Cutoffs and cluster filters

In this tutorial the usage of cutoffs and cluster filters will be discussed.


A cluster of lattice sites (i,j,k,…) is defined to be inside a cutoff if all pairwise interatomic distances in the cluster are less than the cutoff.

Cutoffs can be set for each expansion order as well as for each n-body interaction. This can be seen as a matrix of cutoffs, i.e.






















The order of a cluster (i.j,k,…) is given by the number of lattice sites in the cluster, whereas the body (n-body interaction) is given by the number of unique lattice sites in the cluster. In order to use a cutoff matrix in hiphive one must use the Cutoffs object. A simple example is shown below for which a third-order ClusterSpace is constructed but only including two-body terms.

>>> from import bulk
>>> from hiphive import ClusterSpace
>>> from hiphive.cutoffs import Cutoffs
>>> prim = bulk('Al', a=4.0)
>>> cutoff_matrix = [
...     [5.0, 5.0],  # 2-body
...     [0.0, 0.0]]  # 3-body
>>> cutoffs = Cutoffs(cutoff_matrix)
>>> cs = ClusterSpace(prim, cutoffs)

While the majority of parameters in a higher-order FCP is typically associated with three and four-body interactions, they are typically much weaker and less relevant than two-body interactions. The usage of a cutoff matrix provides a more fine-grained approach and can thus greatly reduce the number of parameters in a ForceConstantPotential, simplifying model construction and improving computational performance.

Cluster filters

Hiphive allows users to use custom cluster filters. These can be used to reduce the number of clusters that full within the given cutoffs. The cluster filter has one main function, which given a cluster (i,j,k,…) is to return True or False depending on whether the cluster should be kept or not. The BaseClusterFilter code looks like this:

class BaseClusterFilter:
    def __init__(self):

    def setup(self, atoms):
        """ The filter is passed the environment of the primitive cell. """
        self._atoms = atoms

    def __call__(self, cluster):
        """ Returns True or False when a cluster is proposed. """
        return True

Where the setup function can be used to pre-define or pre-calculate quantities that are needed for the subsequent filter. Filtering can be based on both geometrical aspects, e.g., include a cluster if it involves atoms close to a defect. It can also be based on the atomic species, for example the following filter will only consider higher order clusters if they contain at least one oxygen atom.:

class MyOxygenFilter(BaseClusterFilter):

    def __call__(self, cluster):
        """ Returns True or False when a cluster is proposed. """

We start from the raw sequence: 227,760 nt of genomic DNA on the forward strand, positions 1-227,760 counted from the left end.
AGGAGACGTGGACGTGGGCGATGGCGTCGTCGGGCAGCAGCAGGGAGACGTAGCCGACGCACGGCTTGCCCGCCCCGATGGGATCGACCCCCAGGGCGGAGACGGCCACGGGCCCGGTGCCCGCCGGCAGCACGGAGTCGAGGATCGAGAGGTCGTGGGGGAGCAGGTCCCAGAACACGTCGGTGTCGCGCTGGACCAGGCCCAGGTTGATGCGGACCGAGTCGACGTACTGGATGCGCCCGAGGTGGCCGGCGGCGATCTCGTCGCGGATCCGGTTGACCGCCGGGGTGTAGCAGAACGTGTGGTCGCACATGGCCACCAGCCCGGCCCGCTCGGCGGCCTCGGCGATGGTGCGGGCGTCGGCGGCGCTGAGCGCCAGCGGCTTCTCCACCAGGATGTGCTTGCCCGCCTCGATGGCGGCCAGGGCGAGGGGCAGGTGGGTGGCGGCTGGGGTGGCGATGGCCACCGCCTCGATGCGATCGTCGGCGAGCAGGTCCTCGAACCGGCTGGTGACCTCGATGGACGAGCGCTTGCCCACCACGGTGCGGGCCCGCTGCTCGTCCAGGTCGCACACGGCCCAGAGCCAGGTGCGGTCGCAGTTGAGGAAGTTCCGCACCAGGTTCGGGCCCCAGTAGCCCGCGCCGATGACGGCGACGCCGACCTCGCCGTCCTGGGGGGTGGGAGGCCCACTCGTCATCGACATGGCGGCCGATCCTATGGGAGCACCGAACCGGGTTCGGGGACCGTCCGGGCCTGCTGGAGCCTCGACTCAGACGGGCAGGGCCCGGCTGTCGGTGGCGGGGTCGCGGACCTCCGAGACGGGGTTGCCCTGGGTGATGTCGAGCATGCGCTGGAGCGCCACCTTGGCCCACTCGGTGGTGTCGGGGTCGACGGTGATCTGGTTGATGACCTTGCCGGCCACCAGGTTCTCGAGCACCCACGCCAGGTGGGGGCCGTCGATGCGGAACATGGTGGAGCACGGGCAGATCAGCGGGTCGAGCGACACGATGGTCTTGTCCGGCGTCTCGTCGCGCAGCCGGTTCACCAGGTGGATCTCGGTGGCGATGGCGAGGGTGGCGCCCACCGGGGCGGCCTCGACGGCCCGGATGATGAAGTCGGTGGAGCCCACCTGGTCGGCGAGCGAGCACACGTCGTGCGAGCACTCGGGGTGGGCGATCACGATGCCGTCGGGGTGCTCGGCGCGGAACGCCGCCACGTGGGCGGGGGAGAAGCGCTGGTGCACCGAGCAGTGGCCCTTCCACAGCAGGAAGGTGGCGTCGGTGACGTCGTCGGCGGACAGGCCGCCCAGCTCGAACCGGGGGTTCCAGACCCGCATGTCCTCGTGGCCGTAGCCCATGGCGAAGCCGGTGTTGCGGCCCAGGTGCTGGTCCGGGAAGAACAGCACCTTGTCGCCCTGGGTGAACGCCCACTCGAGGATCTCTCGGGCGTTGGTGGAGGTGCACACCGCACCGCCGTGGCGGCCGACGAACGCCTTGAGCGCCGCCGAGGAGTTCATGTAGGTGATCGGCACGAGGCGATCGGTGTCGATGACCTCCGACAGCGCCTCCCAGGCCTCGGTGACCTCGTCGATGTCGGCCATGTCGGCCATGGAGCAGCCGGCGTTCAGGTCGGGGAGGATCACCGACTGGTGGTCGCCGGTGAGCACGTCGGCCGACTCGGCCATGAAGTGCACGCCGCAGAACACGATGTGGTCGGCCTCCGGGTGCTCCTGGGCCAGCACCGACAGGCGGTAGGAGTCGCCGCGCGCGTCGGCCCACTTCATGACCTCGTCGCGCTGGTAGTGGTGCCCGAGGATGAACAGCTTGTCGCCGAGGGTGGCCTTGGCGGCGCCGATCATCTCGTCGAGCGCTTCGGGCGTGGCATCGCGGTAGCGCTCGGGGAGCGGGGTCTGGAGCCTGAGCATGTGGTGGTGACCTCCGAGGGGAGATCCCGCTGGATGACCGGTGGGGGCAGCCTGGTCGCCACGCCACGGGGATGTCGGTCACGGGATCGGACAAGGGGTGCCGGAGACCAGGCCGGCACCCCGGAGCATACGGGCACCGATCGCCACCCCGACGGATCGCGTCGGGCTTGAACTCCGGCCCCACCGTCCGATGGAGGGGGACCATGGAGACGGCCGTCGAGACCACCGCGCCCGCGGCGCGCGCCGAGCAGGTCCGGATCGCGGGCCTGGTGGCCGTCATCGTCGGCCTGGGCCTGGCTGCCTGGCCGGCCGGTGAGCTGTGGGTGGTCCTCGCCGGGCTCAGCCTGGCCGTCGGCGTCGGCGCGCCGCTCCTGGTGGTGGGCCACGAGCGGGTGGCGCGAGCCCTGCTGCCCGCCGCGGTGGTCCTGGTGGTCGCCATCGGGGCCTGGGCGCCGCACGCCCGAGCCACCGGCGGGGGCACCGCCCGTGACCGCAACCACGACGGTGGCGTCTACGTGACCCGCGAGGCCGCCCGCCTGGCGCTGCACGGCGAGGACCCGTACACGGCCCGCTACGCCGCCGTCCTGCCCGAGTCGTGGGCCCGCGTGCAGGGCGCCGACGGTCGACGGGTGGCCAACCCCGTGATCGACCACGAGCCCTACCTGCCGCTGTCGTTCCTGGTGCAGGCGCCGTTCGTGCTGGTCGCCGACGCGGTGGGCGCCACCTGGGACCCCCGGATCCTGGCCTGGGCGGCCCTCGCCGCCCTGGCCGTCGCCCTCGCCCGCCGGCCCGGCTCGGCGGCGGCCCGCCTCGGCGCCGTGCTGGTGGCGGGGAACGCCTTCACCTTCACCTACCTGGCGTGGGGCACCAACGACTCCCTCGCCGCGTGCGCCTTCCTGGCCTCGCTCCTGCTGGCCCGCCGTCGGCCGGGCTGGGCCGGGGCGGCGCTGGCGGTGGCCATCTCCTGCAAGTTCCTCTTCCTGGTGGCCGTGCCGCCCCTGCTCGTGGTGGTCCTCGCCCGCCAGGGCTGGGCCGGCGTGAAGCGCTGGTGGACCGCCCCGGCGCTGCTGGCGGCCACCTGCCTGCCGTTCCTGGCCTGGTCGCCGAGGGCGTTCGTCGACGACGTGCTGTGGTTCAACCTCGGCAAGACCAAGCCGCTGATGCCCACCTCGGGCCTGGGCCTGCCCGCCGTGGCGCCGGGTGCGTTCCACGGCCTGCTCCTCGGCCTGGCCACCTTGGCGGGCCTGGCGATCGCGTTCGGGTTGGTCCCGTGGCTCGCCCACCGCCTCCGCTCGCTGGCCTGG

order = len(cluster)
        if order == 2:
            return True
            if any(self._atoms[i].symbol == 'O' for i in cluster):
                return True
                return False

cf = MyOxygenFilter()
cs = ClusterSpace(prim, [6.0, 6.0, 6.0], cluster_filter=cf)

In examples/advanced_topics/cluster_filters an example is provided that demonstrates how to generate a higher-order model for atoms on the surface while “bulk” atoms are treated harmonically.

Please note that the cutoffs from the Cutoffs object are always enforced first, after which the cluster filter is applied.

Source code

Usage of max triplet distance filter

import numpy as np

from import fcc100
from ase.calculators.emt import EMT
from ase.optimize import BFGS

from hiphive.cutoffs import BaseClusterFilter
from hiphive import ClusterSpace, StructureContainer
from trainstation import CrossValidationEstimator
from hiphive.structure_generation import generate_rattled_structures
from hiphive.utilities import prepare_structures

class SurfaceFilter(BaseClusterFilter):

    def setup(self, atoms):
        self.atoms = atoms
        dist_tol = 1e-5
        z_pos = atoms.positions[:, 2]
        z_max = np.max(z_pos)
        z_min = np.min(z_pos)

        top_layer = np.where(z_pos + dist_tol > z_max)[0].tolist()
        bot_layer = np.where(z_pos - dist_tol < z_min)[0].tolist()
        self.surface_indices = top_layer + bot_layer

    def __call__(self, cluster):
        order = len(cluster)
        if order <= 2:
            return True
            return any(c in self.surface_indices for c in cluster)

def evaluate_cs(cs, structures):
    sc = StructureContainer(cs)
    for x in structures:
    cve = CrossValidationEstimator(sc.get_fit_data(), n_splits=10)
    return cve.summary

# setup atoms and filter
atoms = fcc100('Ni', (6, 6, 6), a=4.05, vacuum=20, orthogonal=True)
atoms.pbc = True
calc = EMT()

# relax structure
dyn = BFGS(atoms)
converged =, steps=1000)

# setup cluster filter
sf = SurfaceFilter()

# build clusterspace
cutoffs1 = [6.0]
cutoffs2 = [6.0, 3.0, 3.0]
cs1 = ClusterSpace(atoms, cutoffs1, cluster_filter=None)
cs2 = ClusterSpace(atoms, cutoffs2, cluster_filter=None)
cs2_sf = ClusterSpace(atoms, cutoffs2, cluster_filter=sf)

print('Degrees of freedom second order                :', cs1.n_dofs)
print('Degrees of freedom fourth order                :', cs2.n_dofs)
print('Degrees of freedom fourth order with filter    :', cs2_sf.n_dofs)

# testing
structures = generate_rattled_structures(atoms, n_structures=25, rattle_std=0.03)
structures = prepare_structures(structures, atoms, calc)

# second order only
cve1 = evaluate_cs(cs1, structures)
cve2 = evaluate_cs(cs2, structures)
cve2_sf = evaluate_cs(cs2_sf, structures)